Human Rights Lexicon: Enforced disappearances


The United Nations Declaration on the Protection of All Persons from Enforced Disappearance, proclaimed by the General Assembly in its resolution 47/133 of 18 December 1992, defines enforced disappearance.

Following the Declaration is the International Convention for the Protection of All Persons from Enforced Disappearance. This is an international human rights instrument of the United Nations (UN) and intended to prevent forced disappearance. The UN General Assembly adopted the text on December 20 2006 and opened for signature on February 6 2007. So far, 73 states have signed, and four have ratified. It will come into force when ratified by 20 states-parties.

Part I of the Convention states:

“Article 1
1. No one shall be subjected to enforced disappearance.
2. No exceptional circumstances whatsoever, whether a state of war or a threat of war, internal political instability or any other public emergency, may be invoked as a justification for enforced disappearance.

Article 2
For the purposes of this Convention, “enforced disappearance” is considered to be the arrest, detention, abduction or any other form of deprivation of liberty by agents of the State or by persons or groups of persons acting with the authorization, support or acquiescence of the State, followed by a refusal to acknowledge the deprivation of liberty or by concealment of the fate or whereabouts of the disappeared person, which place such a person outside the protection of the law.”

Enforced disappearance does not refer to the manner of disappearance or the presence of violence frequently surrounding the disappearance. It is not only involuntary because it is the result of State action and enforcement of policy.

It has the following elements: first, the victim is arrested, detained or abducted against their will or otherwise deprived of their liberty; second, the perpetrator/s are officials of different branches or levels of Government, or by organized groups, or private individuals acting on behalf of, or with the support, direct or indirect, consent or acquiescence of the Government; take note that the perpetrators can be private individuals but acting on behalf of, or with the support, direct or indirect, consent or acquiescence of the Government; and third, it is characterized by a refusal to disclose the fate or whereabouts of the persons concerned or a refusal to acknowledge the deprivation of their liberty, which places such persons outside the protection of the law.

This is a doubly difficult form of suffering. The victims frequently tortured by their captors and in constant fear for their lives. Often, the captors of the enforcedly disappeared (desaparacidos) never release them and their fate remains unknown.

Their families and friends may never find out what has happened to them. Emotions alternating between hope and despair, wondering and waiting, sometimes for years, for news that may never come. They too are threatened and may suffer the same fate themselves, and that the search for the truth may expose them to greater danger.

The material loss that usually results from the disappearance compounds the emotional upheaval, made more acute by the costs incurred in the search. In some cases, it may also make it impossible to receive pension or other means of State support in the absence of a death certificate. Economic and social marginalization also frequently results.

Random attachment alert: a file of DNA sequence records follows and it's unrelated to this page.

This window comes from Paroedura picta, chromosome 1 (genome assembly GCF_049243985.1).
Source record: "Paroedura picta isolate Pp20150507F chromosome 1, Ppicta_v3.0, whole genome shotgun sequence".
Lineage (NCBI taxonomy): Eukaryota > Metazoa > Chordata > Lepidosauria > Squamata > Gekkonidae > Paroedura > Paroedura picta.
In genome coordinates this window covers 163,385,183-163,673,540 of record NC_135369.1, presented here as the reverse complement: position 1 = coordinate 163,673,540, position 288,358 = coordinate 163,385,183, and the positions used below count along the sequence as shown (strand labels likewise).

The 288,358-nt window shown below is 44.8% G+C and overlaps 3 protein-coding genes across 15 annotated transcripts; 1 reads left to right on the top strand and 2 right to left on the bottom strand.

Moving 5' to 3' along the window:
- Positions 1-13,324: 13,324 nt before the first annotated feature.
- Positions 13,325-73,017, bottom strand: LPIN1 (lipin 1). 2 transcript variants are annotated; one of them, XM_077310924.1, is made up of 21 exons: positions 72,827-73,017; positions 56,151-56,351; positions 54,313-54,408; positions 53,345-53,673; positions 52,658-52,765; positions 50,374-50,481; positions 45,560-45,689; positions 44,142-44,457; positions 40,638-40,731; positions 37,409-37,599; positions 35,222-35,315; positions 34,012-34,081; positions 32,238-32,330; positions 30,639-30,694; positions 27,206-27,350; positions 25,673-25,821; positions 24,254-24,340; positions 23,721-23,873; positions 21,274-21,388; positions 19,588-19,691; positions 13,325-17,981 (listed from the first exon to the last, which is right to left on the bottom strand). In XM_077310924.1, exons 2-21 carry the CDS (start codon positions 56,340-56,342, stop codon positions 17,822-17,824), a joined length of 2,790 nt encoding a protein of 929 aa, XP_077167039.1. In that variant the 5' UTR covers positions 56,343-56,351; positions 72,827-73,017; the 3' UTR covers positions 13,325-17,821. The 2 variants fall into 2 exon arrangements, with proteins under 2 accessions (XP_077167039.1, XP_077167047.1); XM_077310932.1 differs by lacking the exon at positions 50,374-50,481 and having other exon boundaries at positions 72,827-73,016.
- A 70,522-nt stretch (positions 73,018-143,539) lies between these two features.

If death is not the outcome and the captors eventually releasing the victim, the nightmare does not end, as the victim may suffer from the physical and psychological consequences of this violation, and the brutality and torture that often accompany enforced disappearances.

The victims are well aware that their families do not know what has become of them and that the chances are slim that anyone will come to their aid. The victims not only disappear from society but they are also outside the protective precinct of the law. They are at the mercy of their captors who violate their rights to security, safety and life, dignity as a person, to a fair and speedy trial.”1

The Convention attracted 57 signatures when opened for signature in Paris. The United States refused to sign, saying that “did not meet our expectations.” A number of European countries also refused to become parties. These included the United Kingdom, Spain, Italy, Germany, and the Netherlands, which later signed it on April 29. As of March 2008 only Albania, Argentina, Honduras and Mexico have ratified the Convention. # Beverly Longid

Footnotes
1 Report entitled “Disappeared Technique of Terror”, prepared by the Independent Commission on International Humanitarian Issues, London, 1986
2 . The initial signatories were: France, Albania, Algeria, Argentina, Austria, Brazil, Burkina Faso, Burundi, Congo, Croatia, Ghana, Guatemala, Haiti, Japan, Lithuania, Maldives, Moldavia, Morocco, Uganda, Senegal, Serbia, Sierra Leone, Macedonia, Chad, Tunisia, Vanuatu, Belgium, Bolivia, Bosnia Herzegovina, Cameroon, Cap Verde, Chile, Comoros, Costa Rica, Cuba, Cyprus, Finland, Grenada, Honduras, India, Kenya, Lebanon, Luxembourg, Madagascar, Malta, Mexico, Monaco, Mongolia, Montenegro, Niger, Paraguay, Portugal, Samoa, Sweden, Uruguay, Mali, and Azerbaijan. The Republic of Ireland signed the Convention on 29 March 2007. Armenia signed on 10 April 2007, Ecuador on 24 May 2007 and Italy on 3 July 2007. Colombia, Denmark, Gabon, Germany, Liechtenstein, Panama, Slovakia, Slovenia, Spain and Swaziland signed the Convention between September and October 2007. Norway signed on December 21 2007. The Netherlands signed on 29 April 2008. (NorDis)

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